Educational Research (ISSN: 2141-5161) Vol. 6(3), pp. 55-73, April 2015. DOI: http:/dx.doi.org/10.14303/er.2015.024. Copyright © 2015 International Research Journals
Full Length Research Paper
Mainstreaming Disaster Risk Reduction into Millennium Development Goals: A Proposed Framework for Post 2015
*1Truphena Eshibukule Mukuna and 2Beatrice N. Manyasi
1Organisation for Social Science Research in Eastern and Southern Africa, P.O Box 31971, Addis Ababa, Ethiopia.
2Maasai Mara University, P.O Box 861-20500, Narok, Kenya.
Corresponding author’s email: firstname.lastname@example.org
Received March 18, 2015; Accepted April 23, 2015
The year 2015 is referred to as a milestone year because it marks the end of Millennium Development Goals and HFA to build the resilience of nations and communities to disasters. Disaster Risk Reduction should be integrated into sustainable development policies and planning as a strategy of achieving MDGs. However, it is the missing link in the achievement of the MDGs. Measurement associated with the education targets and indicators has been associated with the omission of salient aspects of quality, context and equity. The MDGs do not give any indication on what should be learned and by whom. Neither do they factor in inequality; for example children who drop out of school may be classified as enrolled. The MDG indicators currently do not pick up either inequities of who is and is not enrolled or completing or the perverse incentives associated with large numbers of children being enrolled in school but learning little especially the poorest in remote locations. They do not factor in the pupil-teacher ratio, problems of inequities, socio-economic status, quality, and complexities of gender. Secondly, the indicators of achieving universal primary education focus on ages 15 to 24. This ignores adult illiteracy with its consequences, further deepening inequalities. Further, there is no indicator for inter-sectoral action. In fragile ecological zones where repeated disasters hit, the vulnerability is intensive but does not make any news. In most cases, these disasters go unnoticed. Moreover, the sex and gender differences in vulnerability to the disaster and how they influence quality outcomes in education is often overlooked. Information regarding school performance and factors influencing it among disaster exposed children is very limited in Kenya. No study has investigated other factors that could be contributing to the same considering the environmental, social, political and economic context of the curriculum implementation. This paper fills this gap in knowledge and further contributes to the ongoing debates on Sustainable Development Goals of Post-2015.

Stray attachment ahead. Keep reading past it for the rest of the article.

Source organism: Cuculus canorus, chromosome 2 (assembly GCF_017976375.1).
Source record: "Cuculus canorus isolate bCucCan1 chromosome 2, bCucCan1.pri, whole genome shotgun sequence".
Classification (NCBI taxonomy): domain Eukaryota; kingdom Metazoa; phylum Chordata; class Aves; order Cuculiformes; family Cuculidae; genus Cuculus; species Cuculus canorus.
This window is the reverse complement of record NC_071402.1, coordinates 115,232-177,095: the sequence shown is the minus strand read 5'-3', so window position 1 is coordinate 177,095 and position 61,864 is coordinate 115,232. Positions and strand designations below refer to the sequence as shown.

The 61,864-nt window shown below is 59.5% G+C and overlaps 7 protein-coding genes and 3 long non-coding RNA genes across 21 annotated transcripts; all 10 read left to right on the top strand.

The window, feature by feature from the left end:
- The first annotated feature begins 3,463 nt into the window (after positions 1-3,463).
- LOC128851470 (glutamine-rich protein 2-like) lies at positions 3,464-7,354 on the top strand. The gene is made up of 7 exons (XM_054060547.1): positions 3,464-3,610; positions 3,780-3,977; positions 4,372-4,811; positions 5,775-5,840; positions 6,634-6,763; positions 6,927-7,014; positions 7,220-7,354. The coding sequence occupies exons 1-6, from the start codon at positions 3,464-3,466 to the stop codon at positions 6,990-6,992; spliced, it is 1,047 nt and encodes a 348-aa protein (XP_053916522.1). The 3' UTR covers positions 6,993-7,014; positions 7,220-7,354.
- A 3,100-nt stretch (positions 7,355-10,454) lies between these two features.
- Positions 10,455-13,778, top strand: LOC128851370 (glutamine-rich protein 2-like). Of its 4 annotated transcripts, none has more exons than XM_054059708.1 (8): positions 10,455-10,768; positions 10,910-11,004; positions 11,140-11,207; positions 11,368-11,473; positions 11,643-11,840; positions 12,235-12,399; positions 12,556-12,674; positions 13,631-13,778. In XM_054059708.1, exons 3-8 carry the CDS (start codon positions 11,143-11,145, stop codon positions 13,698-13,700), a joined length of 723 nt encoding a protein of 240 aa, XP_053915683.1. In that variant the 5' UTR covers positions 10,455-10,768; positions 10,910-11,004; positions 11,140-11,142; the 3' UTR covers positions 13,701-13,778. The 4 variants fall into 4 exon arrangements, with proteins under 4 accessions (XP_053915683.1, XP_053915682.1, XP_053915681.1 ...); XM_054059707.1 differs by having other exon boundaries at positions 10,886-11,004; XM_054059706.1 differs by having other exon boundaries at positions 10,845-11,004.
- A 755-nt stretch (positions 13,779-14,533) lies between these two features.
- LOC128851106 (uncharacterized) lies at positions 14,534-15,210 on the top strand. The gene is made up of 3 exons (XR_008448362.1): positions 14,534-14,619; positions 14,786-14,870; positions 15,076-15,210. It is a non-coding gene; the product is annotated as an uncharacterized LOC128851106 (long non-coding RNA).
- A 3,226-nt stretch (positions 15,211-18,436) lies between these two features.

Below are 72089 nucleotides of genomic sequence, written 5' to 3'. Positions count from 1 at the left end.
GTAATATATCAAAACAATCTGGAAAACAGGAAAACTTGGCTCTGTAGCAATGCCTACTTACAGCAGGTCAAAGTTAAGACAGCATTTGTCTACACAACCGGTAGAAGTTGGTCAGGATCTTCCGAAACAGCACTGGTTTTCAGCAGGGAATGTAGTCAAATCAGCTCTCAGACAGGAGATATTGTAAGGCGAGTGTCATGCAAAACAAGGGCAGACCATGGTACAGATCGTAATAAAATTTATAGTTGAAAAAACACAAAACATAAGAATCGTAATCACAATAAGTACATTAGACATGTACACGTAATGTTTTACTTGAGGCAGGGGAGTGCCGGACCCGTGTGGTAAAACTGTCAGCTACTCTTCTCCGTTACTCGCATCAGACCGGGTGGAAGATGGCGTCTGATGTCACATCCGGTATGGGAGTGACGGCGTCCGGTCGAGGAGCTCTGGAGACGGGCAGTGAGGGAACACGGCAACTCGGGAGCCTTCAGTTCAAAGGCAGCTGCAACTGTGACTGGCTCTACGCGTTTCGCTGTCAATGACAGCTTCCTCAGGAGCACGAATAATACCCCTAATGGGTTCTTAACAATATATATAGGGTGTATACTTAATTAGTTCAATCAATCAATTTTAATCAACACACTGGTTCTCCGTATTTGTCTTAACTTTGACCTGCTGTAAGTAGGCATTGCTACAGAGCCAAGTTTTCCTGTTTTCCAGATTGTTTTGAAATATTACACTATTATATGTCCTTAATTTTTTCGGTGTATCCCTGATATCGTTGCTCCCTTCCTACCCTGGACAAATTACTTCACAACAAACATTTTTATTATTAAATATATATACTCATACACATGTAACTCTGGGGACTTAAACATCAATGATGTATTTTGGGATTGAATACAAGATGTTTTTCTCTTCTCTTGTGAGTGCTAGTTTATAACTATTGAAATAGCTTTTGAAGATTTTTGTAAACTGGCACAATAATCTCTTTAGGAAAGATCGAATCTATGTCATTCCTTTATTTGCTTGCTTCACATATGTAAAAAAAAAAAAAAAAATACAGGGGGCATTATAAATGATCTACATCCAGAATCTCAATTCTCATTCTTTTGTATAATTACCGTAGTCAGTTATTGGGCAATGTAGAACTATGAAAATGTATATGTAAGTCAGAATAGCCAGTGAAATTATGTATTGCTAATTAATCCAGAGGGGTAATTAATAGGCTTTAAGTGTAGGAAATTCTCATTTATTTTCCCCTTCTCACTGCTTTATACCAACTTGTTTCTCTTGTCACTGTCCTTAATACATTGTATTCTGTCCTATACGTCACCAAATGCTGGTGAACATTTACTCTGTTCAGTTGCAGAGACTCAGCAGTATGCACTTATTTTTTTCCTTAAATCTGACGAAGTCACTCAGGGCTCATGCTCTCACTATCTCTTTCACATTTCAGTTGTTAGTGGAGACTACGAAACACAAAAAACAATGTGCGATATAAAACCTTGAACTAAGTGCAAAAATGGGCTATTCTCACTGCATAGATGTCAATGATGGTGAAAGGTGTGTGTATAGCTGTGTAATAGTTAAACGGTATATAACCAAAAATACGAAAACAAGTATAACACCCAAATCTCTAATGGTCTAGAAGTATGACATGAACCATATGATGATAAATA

Keywords: Education: Disaster Risk Reduction: Millennium Development Goals: Post-2015: Resilience: Sustainable Development Goals.